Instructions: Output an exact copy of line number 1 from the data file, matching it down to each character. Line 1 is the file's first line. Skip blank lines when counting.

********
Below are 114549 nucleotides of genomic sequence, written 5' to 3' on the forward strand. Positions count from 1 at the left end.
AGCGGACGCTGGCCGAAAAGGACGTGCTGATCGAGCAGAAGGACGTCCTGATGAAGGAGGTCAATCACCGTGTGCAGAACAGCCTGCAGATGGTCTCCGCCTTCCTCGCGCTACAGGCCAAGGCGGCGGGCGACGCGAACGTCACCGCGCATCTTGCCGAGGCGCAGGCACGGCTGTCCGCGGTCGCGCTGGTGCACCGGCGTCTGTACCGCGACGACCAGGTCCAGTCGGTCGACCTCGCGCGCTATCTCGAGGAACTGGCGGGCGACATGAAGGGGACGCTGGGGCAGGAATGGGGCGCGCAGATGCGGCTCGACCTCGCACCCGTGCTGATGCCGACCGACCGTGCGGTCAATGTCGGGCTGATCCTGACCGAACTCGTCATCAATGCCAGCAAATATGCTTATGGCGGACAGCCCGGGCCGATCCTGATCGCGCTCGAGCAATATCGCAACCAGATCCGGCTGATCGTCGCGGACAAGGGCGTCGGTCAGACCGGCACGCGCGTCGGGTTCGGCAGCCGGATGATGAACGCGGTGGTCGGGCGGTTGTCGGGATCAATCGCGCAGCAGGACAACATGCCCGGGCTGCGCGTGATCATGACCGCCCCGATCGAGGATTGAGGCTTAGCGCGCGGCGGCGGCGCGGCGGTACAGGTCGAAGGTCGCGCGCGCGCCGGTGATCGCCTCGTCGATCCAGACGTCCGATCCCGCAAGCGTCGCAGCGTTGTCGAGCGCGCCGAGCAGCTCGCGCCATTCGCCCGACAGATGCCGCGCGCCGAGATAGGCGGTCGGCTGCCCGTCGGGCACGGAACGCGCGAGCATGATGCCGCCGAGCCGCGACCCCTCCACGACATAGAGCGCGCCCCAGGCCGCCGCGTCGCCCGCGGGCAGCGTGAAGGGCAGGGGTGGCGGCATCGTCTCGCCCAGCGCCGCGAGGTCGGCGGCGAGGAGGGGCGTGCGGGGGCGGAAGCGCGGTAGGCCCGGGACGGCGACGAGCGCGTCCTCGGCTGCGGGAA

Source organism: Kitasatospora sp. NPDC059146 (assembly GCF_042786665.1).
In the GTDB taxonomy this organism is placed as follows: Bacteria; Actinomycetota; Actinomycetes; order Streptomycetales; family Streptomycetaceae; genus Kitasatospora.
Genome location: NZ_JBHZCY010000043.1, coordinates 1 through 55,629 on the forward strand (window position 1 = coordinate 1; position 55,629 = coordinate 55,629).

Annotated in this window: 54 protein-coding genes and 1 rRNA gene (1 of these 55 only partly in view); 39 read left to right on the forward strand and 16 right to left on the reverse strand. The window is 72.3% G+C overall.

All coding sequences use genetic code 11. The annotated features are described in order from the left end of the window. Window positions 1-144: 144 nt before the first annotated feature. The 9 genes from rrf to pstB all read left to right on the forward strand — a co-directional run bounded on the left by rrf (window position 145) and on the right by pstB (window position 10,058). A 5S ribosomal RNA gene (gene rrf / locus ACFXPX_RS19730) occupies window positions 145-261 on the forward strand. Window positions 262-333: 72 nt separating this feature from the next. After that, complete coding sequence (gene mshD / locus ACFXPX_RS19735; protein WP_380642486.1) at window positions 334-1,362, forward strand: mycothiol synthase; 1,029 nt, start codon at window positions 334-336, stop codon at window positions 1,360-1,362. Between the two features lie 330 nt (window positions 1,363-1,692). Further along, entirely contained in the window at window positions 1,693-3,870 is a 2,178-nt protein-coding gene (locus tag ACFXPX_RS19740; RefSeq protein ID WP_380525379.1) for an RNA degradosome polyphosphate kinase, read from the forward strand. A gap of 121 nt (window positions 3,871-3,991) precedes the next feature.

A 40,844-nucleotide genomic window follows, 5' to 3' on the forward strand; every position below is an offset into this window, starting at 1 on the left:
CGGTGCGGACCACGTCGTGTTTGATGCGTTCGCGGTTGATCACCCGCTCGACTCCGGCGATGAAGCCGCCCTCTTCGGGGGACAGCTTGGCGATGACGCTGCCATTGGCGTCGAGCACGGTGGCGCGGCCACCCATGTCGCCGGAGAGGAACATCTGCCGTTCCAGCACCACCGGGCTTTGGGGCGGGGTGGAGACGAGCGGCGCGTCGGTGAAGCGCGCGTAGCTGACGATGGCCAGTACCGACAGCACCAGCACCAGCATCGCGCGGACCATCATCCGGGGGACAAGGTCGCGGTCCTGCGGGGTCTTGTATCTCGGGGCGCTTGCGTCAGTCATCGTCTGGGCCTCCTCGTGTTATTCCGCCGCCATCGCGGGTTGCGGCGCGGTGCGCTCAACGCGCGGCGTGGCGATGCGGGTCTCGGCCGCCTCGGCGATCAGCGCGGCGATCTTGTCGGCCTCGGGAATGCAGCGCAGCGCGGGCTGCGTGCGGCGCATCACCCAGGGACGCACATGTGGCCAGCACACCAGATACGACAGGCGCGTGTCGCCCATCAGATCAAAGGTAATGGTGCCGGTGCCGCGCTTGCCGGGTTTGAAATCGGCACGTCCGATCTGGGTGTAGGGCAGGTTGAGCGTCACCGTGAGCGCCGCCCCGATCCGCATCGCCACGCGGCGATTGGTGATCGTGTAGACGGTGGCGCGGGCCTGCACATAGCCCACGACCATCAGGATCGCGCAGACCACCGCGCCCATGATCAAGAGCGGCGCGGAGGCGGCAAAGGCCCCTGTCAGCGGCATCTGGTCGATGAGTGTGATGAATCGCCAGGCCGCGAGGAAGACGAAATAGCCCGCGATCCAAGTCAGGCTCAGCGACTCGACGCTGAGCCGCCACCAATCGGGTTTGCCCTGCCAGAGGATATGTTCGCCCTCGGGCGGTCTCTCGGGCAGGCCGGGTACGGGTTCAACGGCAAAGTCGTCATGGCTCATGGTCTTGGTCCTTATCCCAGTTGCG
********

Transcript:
Below are 114549 nucleotides of genomic sequence, written 5' to 3' on the forward strand. Positions count from 1 at the left end.